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Buffett’s 7 Rules Of Investing

Warren Buffett’s 7 rules of investing from the 1983 letter to shareholders.

7 Rules Of Investing
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Buffett’s 7 Rules Of Investing – 1983 Letter To Shareholders

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Transcript

Good day for investors. I continue with my summaries of Warren Buffett's letter to shareholders 1983. He summarizes his investment business rules the key business rules and I have summarized seven of them for you which were great for having the best investment mindset. So here we go with Buffett 7 business investing rules. Number one make sure the management is focused on improving shareholder value not of their own value. So stock market compensation option compensation schemes buybacksetc. usually improves management value as Buffett would say we do not view the company itself as the ultimate owner of the business assets but instead view the company as a conduit through which our shareholders own the assets. Number two investment managers have to eat their own cooking. So as he says most managers have more of 50 percent of family net worth in Berkshire. So they eat their own cooking. If you invest when somebody always be sure make sure that they invest alongside with you and that they eat their own cooking. If not please you will be screwed. So if your banker doesn't have his wealth in the same assets he's trying to sell you. Runaway number free diversify but do it over time. Our preference would be to reach this goal is higher than the average American return on business investment go directly owning a diversified group of businesses that generate cash and consistently earn above average returns on capital. So in the 1970s Buffett was building the insurance part of the business.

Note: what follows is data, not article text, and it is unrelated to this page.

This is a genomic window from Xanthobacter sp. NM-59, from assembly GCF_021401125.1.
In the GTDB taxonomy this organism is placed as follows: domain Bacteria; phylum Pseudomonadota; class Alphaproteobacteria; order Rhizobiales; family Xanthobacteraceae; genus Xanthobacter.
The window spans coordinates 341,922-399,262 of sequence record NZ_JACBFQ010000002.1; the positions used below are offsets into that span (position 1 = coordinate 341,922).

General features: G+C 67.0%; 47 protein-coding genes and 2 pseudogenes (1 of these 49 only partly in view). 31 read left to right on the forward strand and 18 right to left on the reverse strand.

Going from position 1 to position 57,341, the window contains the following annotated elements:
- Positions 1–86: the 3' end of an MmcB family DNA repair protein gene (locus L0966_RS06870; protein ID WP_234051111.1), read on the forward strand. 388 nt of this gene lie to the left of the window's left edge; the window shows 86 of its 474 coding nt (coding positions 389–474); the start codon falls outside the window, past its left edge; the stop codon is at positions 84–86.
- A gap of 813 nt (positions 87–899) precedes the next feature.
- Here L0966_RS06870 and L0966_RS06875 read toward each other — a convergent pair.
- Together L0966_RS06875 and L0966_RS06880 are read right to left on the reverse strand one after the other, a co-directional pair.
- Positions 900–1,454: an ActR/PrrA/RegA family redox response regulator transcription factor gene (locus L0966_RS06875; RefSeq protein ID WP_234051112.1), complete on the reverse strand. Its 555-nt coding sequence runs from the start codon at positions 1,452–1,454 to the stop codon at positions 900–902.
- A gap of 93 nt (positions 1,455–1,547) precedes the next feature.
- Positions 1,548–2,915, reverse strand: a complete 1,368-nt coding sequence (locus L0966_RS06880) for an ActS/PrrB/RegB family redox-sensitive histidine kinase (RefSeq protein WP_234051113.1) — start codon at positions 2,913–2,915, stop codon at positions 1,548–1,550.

Now in 1982 1983 he added heavily to cigarettes and food because he found those to be the best investments and if we look at his portfolio of course Geico is still the highest position but at very low cost almost a 10 bagger. The second position is General Foods and the first most money invested position isR.J. Reynolds the cigarette company. So he diversified over time and he buys what is cheap when that is cheap for long term investments on death. The rule is long term fixed rates. We rarely use much debt and when we do we attempt to structure it on a long term fixed rate basis. Why is the fixed rate base is so important because it gives you one less thing to think about if you have to think about. Where will interest rates go. The year of inflation a year of higher interest rates might make you do the wrong decision. If you have that fixed that's one thing to think less limits your risk and you can manage other fixed things of your portfolio if your investment perform your wealth differently. Number five measure performance long term five to 10 years as he says we will continue to apply it on a five year rolling basis. Even better if you measure it in a psycho basis so from top diptych Syco to the next up cycle. Who did the best. Which changes things which requires patience but is very important from a business perspective. Don't ever issue equity. He says that they issued some stock and they will issue. However he was young and foolish in the 1970s 80s 1990s with Dexter Shoes and I think it is something he regrets so also from my business perspective never never issue equity.

If you really must not do so or it's a really big advantage to you number seven a very very interesting decision. Never sell a good business you should be fully aware of one attitude. Charlie and I share that hurts our financial performance regardless of price. We have no interest at all in selling any good businesses that Berkshire owns. And this is because when you own a good business the long term returns that that good business will offer are limited. No matter the current price and the market and nobody can price that in. So a business that will grow with 10 percent over the next 20 years 30 years devalue of that business is infinity and that's something Buffett understood back then he kept his businesses as long as he could. We have seen the Washington Post he held it for 40 years and only then sold it to bezels so simple good businesses will deliver forever higher earnings higher dividends higher returns on invested capital no current price can justify selling that. Thank you for watching. Enjoyed the seven short simple rules which are also the mindset of this investing channel where we do stock analysis and we focus on having a good rational investment value investing mindset please subscribe.